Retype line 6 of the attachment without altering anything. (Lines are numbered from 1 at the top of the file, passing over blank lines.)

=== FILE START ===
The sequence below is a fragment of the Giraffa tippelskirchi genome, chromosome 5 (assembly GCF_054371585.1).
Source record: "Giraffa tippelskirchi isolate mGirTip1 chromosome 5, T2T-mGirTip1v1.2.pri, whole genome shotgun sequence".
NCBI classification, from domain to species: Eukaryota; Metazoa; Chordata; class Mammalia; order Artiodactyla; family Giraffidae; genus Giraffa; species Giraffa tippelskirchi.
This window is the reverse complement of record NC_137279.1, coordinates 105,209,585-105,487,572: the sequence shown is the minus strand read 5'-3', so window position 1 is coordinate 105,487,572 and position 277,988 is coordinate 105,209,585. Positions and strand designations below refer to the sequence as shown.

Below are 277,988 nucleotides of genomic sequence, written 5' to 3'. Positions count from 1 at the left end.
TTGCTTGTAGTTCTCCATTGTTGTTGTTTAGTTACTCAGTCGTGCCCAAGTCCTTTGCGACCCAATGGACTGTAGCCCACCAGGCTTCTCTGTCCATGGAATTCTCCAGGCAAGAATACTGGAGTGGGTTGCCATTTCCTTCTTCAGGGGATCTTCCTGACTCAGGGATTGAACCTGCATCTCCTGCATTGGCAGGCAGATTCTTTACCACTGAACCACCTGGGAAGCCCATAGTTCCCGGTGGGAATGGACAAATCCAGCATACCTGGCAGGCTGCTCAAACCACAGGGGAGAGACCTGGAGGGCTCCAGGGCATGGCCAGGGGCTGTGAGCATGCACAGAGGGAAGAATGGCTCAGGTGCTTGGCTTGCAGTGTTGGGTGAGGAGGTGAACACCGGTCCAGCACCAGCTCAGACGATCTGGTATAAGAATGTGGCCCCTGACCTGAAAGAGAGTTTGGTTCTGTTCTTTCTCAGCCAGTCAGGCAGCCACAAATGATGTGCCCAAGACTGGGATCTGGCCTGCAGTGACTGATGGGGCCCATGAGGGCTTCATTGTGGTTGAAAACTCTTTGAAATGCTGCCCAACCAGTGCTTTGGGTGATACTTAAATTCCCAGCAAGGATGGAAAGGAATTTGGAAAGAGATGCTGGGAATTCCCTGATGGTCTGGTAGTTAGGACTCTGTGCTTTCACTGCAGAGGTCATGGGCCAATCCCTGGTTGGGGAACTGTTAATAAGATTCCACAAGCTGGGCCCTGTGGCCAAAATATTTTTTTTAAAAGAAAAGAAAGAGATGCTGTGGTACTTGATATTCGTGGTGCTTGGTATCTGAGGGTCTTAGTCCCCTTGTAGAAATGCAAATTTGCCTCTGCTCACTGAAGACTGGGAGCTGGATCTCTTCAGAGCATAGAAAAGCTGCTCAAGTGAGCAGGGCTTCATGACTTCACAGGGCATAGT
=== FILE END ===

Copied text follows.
TTGCTTGTAGTTCTCCATTGTTGTTGTTTAGTTACTCAGTCGTGCCCAAGTCCTTTGCGACCCAATGGACTGTAGCCCACCAGGCTTCTCTGTCCATGGAATTCTCCAGGCAAGAATACTGGAGTGGGTTGCCATTTCCTTCTTCAGGGGATCTTCCTGACTCAGGGATTGAACCTGCATCTCCTGCATTGGCAGGCAGATTCTTTACCACTGAACCACCTGGGAAGCCCATAGTTCCCGGTGGGAATGGACAAATCCAGCATACCTGGCAGGCTGCTCAAACCACAGGGGAGAGACCTGGAGGGCTCCAGGGCATGGCCAGGGGCTGTGAGCATGCACAGAGGGAAGAATGGCTCAGGTGCTTGGCTTGCAGTGTTGGGTGAGGAGGTGAACACCGGTCCAGCACCAGCTCAGACGATCTGGTATAAGAATGTGGCCCCTGACCTGAAAGAGAGTTTGGTTCTGTTCTTTCTCAGCCAGTCAGGCAGCCACAAATGATGTGCCCAAGACTGGGATCTGGCCTGCAGTGACTGATGGGGCCCATGAGGGCTTCATTGTGGTTGAAAACTCTTTGAAATGCTGCCCAACCAGTGCTTTGGGTGATACTTAAATTCCCAGCAAGGATGGAAAGGAATTTGGAAAGAGATGCTGGGAATTCCCTGATGGTCTGGTAGTTAGGACTCTGTGCTTTCACTGCAGAGGTCATGGGCCAATCCCTGGTTGGGGAACTGTTAATAAGATTCCACAAGCTGGGCCCTGTGGCCAAAATATTTTTTTTAAAAGAAAAGAAAGAGATGCTGTGGTACTTGATATTCGTGGTGCTTGGTATCTGAGGGTCTTAGTCCCCTTGTAGAAATGCAAATTTGCCTCTGCTCACTGAAGACTGGGAGCTGGATCTCTTCAGAGCATAGAAAAGCTGCTCAAGTGAGCAGGGCTTCATGACTTCACAGGGCATAGT